John Alden.” 1 Thereupon answered the bridegroom: “Let all be forgotten between us, –

965 All save the dear old friendship, and that shall grow older

and dearer!” Then the Captain advanced, and, bowing, saluted Priscilla, Gravely, and after the manner of old-fashioned gentry in

England, Something of camp and of court, of town and of country,

commingled, Wishing her joy of her wedding, and loudly lauding her husband.

970 Then he said with a smile: "I should have remembered the

adage, — 1 Miles Standish married not long after, and the two families were neighbors in Duxbury.

If you would be well served, you must serve yourself; and

moreover, No man can gather cherries in Kent at the season of Christ


Great was the people's amazement, and greater yet their

rejoicing, Thus to behold once more the sunburnt face of their Captain,

975 Whom they had mourned as dead; and they gathered and

crowded about him, Eager to see him and hear him, forgetful of bride and of

bridegroom, Questioning, answering, laughing, and each interrupting the

other, Till the good Captain declared, being quite overpowered

and bewildered, He had rather by far break into an Indian encampment, 980 Than come again to a wedding to which he had not been


Meanwhile the bridegroom went forth and stood with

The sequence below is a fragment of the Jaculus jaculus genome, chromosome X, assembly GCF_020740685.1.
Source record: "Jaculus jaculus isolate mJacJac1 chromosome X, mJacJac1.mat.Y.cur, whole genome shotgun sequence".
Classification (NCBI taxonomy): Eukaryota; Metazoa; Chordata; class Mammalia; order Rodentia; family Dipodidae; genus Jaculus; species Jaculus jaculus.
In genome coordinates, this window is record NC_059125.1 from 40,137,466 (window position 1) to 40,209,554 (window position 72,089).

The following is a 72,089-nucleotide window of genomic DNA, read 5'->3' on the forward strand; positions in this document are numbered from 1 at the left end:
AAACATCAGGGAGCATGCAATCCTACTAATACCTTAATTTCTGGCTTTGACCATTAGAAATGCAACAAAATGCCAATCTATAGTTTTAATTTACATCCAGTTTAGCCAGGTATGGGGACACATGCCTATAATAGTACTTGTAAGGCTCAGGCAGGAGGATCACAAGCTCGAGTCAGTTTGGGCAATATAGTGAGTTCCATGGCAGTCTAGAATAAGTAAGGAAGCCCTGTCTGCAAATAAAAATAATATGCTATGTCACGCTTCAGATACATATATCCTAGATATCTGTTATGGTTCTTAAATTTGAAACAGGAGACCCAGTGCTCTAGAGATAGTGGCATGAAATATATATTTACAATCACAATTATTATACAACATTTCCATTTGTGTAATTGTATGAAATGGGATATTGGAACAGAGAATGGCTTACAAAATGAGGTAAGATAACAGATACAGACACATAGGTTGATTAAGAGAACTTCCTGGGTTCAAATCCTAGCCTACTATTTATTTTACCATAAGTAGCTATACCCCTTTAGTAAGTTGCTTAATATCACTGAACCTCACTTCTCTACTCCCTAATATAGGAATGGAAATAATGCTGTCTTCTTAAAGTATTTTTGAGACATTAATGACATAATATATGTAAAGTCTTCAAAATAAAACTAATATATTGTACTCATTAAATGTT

the bride at the doorway, Breathing the perfumed air of that warm and beautiful

morning. Touched with autumnal tints, but lonely and sad in the

sunshine, Lay extended before them the land of toil and privation;

985 There were the graves of the dead, and the barren waste of

the sea-shore, There the familiar fields, the groves of pine, and the mead


But to their eyes transfigured, it seemed as the Garden of

Eden, Filled with the presence of God, whose voice was the sound

of the ocean.

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Soon was their vision disturbed by the noise and stir of departure,

990 Friends coming forth from the house, and impatient of

longer delaying, Each with his plan for the day, and the work that was left

uncompleted. Then from a stall near at hand, amid exclamations of wonder, Alden the thoughtful, the careful, so happy, so proud of

Priscilla, Brought out his snow-white bull, obeying the hand of its master,

995 Led by a cord that was tied to an iron ring in its nostrils, Covered with crimson cloth, and a cushion placed for a

saddle. She should not walk, he said, through the dust and heat of

the noonday; Nay, she should ride like a queen, not plod along like a

peasant. Somewhat alarmed at first, but reassured by the others, 1000 Placing her hand on the cushion, her foot in the hand of her

husband, Gayly, with joyous laugh, Priscilla mounted her palfrey. Nothing is wanting now," he said with a smile, “but the

distaff; Then you would be in truth my queen, my beautiful Bertha!”

Onward the bridal procession now moved to their new habitation,

1005 Happy husband and wife, and friends conversing together.